Divided Government: Will It Work

The World and I, March 1997 | Go to article overview
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Divided Government: Will It Work

As they consider their legislative strategies for this year and beyond, President Bill Clinton and the Republican majority in Congress must sort out the different messages of the 1996 elections.

Clinton was the first Democratic president since Franklin D. Roosevelt to win reelection--and the first Democrat ever to be reelected with a Republican-controlled Congress.

Clinton won nearly 400 electoral votes and 49 percent of the popular vote, while voters were admitting, by 54-41 percent, that they did not consider the president to be "honest and trustworthy."

Republicans increased their majority in the Senate but saw their margin reduced in the House of Representatives. The AFL-CIO spent an estimated $35 million trying to defeat "extremist" members of Congress, but four-fifths of the 1994 freshman Republicans were returned to Washington.

As pollster Everett C. Ladd points out, over 60 percent of the voters said they favored smaller government, the same percentage as in 1994 and '95. A divided country produced a divided and limited government.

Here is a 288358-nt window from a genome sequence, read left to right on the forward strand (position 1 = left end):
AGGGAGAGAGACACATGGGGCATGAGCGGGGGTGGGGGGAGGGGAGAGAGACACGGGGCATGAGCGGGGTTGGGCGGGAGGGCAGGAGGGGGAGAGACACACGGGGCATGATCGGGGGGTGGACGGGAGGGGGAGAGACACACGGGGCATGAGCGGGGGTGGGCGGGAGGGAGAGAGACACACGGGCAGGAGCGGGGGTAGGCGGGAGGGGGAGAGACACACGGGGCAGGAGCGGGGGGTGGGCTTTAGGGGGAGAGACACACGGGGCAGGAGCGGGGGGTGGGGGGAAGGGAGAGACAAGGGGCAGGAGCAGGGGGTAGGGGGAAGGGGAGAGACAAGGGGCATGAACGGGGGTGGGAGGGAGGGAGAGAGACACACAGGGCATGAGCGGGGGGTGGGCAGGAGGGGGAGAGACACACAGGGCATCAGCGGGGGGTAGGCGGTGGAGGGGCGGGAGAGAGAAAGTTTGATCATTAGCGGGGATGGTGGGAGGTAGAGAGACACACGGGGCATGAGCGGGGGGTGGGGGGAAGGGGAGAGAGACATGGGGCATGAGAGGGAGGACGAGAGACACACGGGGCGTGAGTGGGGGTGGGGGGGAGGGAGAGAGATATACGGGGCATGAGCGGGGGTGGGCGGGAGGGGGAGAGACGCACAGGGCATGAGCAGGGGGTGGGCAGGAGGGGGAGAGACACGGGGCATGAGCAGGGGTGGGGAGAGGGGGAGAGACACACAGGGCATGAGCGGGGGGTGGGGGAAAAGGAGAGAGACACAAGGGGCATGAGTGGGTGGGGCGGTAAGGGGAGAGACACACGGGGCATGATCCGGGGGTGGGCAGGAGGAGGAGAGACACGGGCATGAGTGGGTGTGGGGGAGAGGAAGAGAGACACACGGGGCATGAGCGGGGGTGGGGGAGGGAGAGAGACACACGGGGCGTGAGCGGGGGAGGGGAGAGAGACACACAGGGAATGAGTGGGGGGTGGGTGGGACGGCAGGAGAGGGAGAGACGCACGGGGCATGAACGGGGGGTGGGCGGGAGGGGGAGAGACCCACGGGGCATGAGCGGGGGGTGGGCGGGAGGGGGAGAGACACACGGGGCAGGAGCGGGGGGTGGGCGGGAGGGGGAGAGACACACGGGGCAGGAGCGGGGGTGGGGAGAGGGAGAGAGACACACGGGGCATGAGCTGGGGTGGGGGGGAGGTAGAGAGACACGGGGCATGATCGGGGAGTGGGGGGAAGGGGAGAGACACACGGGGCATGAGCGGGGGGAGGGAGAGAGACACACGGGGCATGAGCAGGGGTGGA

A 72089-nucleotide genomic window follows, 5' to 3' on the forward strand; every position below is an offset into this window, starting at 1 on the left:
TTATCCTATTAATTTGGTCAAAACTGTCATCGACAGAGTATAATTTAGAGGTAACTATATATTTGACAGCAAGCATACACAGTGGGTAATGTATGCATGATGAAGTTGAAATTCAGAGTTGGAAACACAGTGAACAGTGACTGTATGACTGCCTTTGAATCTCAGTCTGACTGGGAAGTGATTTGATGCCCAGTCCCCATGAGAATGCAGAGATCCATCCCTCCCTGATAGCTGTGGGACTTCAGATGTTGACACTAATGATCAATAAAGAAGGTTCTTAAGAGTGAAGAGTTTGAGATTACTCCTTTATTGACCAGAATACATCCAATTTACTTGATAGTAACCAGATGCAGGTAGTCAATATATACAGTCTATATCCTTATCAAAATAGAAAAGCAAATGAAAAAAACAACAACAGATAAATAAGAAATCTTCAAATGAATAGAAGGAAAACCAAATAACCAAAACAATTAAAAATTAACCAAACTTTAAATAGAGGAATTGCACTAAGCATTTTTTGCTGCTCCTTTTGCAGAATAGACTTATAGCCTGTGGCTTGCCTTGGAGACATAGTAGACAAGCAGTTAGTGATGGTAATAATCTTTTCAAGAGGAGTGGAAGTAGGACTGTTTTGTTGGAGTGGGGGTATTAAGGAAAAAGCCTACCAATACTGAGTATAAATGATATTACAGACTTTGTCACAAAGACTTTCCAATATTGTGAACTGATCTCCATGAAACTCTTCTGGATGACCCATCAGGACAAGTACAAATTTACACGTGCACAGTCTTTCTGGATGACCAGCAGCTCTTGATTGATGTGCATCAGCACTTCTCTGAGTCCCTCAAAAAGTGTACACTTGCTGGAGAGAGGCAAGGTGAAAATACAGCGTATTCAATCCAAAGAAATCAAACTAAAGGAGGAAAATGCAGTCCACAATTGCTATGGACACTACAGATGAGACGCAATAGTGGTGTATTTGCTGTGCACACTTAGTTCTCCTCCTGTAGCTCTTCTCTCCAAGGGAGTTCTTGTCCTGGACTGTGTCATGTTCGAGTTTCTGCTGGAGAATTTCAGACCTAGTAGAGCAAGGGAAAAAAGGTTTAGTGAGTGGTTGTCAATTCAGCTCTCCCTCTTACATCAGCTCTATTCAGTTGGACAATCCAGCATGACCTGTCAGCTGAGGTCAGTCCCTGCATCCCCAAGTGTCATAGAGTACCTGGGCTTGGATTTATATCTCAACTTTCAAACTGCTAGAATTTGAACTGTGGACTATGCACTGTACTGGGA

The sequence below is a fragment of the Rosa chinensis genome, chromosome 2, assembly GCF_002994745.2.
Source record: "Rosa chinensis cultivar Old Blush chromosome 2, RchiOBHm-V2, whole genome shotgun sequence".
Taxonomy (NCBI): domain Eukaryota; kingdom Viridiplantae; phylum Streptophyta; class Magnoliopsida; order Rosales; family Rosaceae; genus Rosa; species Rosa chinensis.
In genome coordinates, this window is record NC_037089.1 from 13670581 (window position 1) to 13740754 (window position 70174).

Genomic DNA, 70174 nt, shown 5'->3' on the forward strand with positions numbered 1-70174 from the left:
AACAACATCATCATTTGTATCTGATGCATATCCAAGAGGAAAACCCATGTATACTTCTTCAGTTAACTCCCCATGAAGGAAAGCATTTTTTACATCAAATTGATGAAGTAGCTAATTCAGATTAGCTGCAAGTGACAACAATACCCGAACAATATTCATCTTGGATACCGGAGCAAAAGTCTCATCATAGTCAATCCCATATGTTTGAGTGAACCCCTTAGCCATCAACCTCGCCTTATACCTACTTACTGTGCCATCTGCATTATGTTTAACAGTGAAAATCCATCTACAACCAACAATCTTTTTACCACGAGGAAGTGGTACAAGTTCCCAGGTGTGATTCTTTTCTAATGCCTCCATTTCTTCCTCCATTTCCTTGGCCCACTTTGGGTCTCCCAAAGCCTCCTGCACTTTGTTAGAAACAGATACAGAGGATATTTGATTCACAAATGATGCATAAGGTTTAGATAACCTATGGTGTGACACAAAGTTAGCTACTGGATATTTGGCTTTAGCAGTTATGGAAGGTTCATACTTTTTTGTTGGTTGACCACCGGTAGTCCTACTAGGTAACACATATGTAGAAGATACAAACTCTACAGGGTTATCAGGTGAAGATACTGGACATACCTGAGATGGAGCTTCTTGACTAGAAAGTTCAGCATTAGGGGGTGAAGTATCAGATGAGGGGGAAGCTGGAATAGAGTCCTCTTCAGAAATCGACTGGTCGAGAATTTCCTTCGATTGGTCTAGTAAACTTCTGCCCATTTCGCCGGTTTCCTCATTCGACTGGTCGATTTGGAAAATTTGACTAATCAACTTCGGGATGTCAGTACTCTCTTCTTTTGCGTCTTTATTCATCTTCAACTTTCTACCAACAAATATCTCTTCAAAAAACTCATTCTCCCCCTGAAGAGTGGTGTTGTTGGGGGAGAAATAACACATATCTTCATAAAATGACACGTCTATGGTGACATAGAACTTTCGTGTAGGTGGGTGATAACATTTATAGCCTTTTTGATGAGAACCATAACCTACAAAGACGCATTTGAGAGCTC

As reflected in his second inaugural address, President Clinton clearly got the message, promising smaller government and urging bipartisanship. House Speaker Newt Gingrich spoke of cooperation rather than confrontation, while Senate Majority Leader Trent Lott stated the Senate would work with the president if he stuck to his conservative-sounding script.

But inaugurations are one thing and legislative action, six months or a year later, is quite another. Tensions are certain to rise between a president with an eye on his place in history and a Congress with its eye on the 1998 elections.

What are the two contending parties likely to do?

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